Californian uses chess to teach students how to do the right things for a living

Compton, California – Chess is a game of imaginary kings and queens, pawns and towers. So what does this have to do with real life? It turns out, quite a bit.

For 12-year-old André, chess is more than just a game.

“I use a lot of things that I’ve learned on the chessboard in real life, like think before you move, think before you act,” he told CBS News.

He’s one of the thousands of students from some of Los Angeles’ toughest neighborhoods who are learning to gamble.

Damen Fletcher, who learned to play chess at age 13, grew up in Compton. After leaving town to go to college, he returned home to find his struggling childhood friends.

“Some of them had fallen in prison. Gang life and drugs … and I just wondered, “Why did I have such a different outcome? “And that was in chess,” he said.

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Compton students learn chess to master the game of life.

Courtesy: train of thought


He started Train of Thought to help kids of all ages find their inner king or queen.

“Each game of chess has 75 to 100 moves, and each move your opponent makes presents a new problem to solve,” he said. “And so the kids have fun. They don’t realize they’re solving problems.”

So how do you teach a 5 year old to play chess?

“We actually have a really cool story that we use to help kids this age get on a chessboard for the first time,” Fletcher said. “It’s okay: the king and queen were married by the bishops. They rode their horses to their castle and had eight children.”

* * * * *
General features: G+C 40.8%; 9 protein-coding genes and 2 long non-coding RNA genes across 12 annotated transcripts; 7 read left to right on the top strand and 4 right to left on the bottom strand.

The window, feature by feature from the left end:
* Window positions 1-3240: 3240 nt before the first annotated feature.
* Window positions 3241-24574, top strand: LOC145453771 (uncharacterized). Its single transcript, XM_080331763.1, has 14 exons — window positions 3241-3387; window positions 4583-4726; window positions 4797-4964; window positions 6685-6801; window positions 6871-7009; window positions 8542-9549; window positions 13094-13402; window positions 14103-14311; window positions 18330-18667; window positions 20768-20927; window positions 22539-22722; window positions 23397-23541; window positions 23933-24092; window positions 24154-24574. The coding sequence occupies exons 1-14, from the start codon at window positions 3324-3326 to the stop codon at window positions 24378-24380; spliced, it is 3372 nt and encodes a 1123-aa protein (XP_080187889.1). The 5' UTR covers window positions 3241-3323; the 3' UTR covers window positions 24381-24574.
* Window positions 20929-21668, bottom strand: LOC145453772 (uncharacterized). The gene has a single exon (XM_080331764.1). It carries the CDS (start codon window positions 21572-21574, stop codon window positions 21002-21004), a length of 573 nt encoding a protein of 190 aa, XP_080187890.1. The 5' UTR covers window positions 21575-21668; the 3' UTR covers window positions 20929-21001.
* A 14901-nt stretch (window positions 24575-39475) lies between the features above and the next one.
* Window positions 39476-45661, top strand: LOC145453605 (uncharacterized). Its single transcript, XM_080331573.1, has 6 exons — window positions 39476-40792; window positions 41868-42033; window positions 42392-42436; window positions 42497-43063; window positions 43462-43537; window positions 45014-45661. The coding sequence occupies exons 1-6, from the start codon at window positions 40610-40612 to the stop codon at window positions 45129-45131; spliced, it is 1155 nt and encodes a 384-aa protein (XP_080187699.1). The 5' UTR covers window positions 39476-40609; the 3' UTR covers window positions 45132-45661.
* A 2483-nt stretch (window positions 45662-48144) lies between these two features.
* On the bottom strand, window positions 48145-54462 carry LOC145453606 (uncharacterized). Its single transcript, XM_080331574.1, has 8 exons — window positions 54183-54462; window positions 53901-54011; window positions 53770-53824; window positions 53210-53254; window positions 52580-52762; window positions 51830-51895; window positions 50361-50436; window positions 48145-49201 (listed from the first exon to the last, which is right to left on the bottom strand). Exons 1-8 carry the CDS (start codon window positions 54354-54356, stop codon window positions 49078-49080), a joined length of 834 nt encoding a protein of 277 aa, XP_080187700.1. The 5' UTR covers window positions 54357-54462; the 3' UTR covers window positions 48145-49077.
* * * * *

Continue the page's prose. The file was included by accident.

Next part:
“My main thing in class is: to be a scholar. So to be a scholar for me is to be prepared, productive and never give up,” Andre said.

Since the story aired Wednesday on the “CBS Evening News,” Fletcher said he had received a surge of support from viewers across the country, with some asking how they could volunteer with Train of Thought.

While the program is currently in schools in California and Louisiana, Fletcher’s dream is to expand it nationwide – and even bring it to schools in Uganda.

He also told CBS News he was grateful to those who sent cash donations to Train of Thought.

“I started chatting with a guy last night who said he was moved to tears watching the story,” Fletcher told CBS News Thursday. This man donated $ 500, according to Fletcher. Other donations ranged from $ 10 to $ 40.

“It’s a blessing to know that there are people you haven’t even met who believe in you and support you and your mission,” said Fletcher. “These gifts are really helpful because the children we teach need chess sets that they can take home to practice and play with family and friends forever.”



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